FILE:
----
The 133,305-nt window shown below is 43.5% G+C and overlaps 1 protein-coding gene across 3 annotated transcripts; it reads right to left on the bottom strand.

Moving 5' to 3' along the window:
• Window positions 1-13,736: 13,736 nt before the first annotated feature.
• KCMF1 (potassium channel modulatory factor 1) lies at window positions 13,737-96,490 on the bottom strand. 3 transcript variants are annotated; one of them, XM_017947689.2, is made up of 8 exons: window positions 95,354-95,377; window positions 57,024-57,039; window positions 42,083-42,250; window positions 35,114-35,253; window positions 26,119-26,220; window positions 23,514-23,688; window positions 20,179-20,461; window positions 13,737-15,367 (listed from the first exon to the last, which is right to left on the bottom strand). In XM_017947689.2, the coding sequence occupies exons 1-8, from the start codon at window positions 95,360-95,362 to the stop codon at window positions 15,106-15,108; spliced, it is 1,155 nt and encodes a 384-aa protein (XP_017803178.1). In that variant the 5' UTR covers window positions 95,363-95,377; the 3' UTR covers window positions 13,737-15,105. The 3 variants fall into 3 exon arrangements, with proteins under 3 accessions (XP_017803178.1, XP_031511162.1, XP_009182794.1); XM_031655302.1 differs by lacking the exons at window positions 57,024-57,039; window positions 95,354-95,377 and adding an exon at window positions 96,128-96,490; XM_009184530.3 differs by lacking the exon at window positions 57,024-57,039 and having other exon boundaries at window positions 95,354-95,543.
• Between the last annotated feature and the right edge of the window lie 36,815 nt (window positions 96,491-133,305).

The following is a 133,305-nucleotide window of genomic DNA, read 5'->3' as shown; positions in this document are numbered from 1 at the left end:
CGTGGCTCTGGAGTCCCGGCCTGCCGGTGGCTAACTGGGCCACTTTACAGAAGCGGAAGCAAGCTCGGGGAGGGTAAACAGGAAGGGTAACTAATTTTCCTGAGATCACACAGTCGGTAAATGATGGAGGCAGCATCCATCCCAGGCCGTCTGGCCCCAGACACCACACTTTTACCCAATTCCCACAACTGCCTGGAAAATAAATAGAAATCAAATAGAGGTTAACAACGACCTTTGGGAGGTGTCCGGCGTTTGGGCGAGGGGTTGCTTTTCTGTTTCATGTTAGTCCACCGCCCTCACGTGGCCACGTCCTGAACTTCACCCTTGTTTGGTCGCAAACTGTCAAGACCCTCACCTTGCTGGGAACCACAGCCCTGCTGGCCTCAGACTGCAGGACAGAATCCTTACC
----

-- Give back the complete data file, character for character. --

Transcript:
The 133,305-nt window shown below is 43.5% G+C and overlaps 1 protein-coding gene across 3 annotated transcripts; it reads right to left on the bottom strand.

Moving 5' to 3' along the window:
• Window positions 1-13,736: 13,736 nt before the first annotated feature.
• KCMF1 (potassium channel modulatory factor 1) lies at window positions 13,737-96,490 on the bottom strand. 3 transcript variants are annotated; one of them, XM_017947689.2, is made up of 8 exons: window positions 95,354-95,377; window positions 57,024-57,039; window positions 42,083-42,250; window positions 35,114-35,253; window positions 26,119-26,220; window positions 23,514-23,688; window positions 20,179-20,461; window positions 13,737-15,367 (listed from the first exon to the last, which is right to left on the bottom strand). In XM_017947689.2, the coding sequence occupies exons 1-8, from the start codon at window positions 95,360-95,362 to the stop codon at window positions 15,106-15,108; spliced, it is 1,155 nt and encodes a 384-aa protein (XP_017803178.1). In that variant the 5' UTR covers window positions 95,363-95,377; the 3' UTR covers window positions 13,737-15,105. The 3 variants fall into 3 exon arrangements, with proteins under 3 accessions (XP_017803178.1, XP_031511162.1, XP_009182794.1); XM_031655302.1 differs by lacking the exons at window positions 57,024-57,039; window positions 95,354-95,377 and adding an exon at window positions 96,128-96,490; XM_009184530.3 differs by lacking the exon at window positions 57,024-57,039 and having other exon boundaries at window positions 95,354-95,543.
• Between the last annotated feature and the right edge of the window lie 36,815 nt (window positions 96,491-133,305).

The following is a 133,305-nucleotide window of genomic DNA, read 5'->3' as shown; positions in this document are numbered from 1 at the left end:
CGTGGCTCTGGAGTCCCGGCCTGCCGGTGGCTAACTGGGCCACTTTACAGAAGCGGAAGCAAGCTCGGGGAGGGTAAACAGGAAGGGTAACTAATTTTCCTGAGATCACACAGTCGGTAAATGATGGAGGCAGCATCCATCCCAGGCCGTCTGGCCCCAGACACCACACTTTTACCCAATTCCCACAACTGCCTGGAAAATAAATAGAAATCAAATAGAGGTTAACAACGACCTTTGGGAGGTGTCCGGCGTTTGGGCGAGGGGTTGCTTTTCTGTTTCATGTTAGTCCACCGCCCTCACGTGGCCACGTCCTGAACTTCACCCTTGTTTGGTCGCAAACTGTCAAGACCCTCACCTTGCTGGGAACCACAGCCCTGCTGGCCTCAGACTGCAGGACAGAATCCTTACC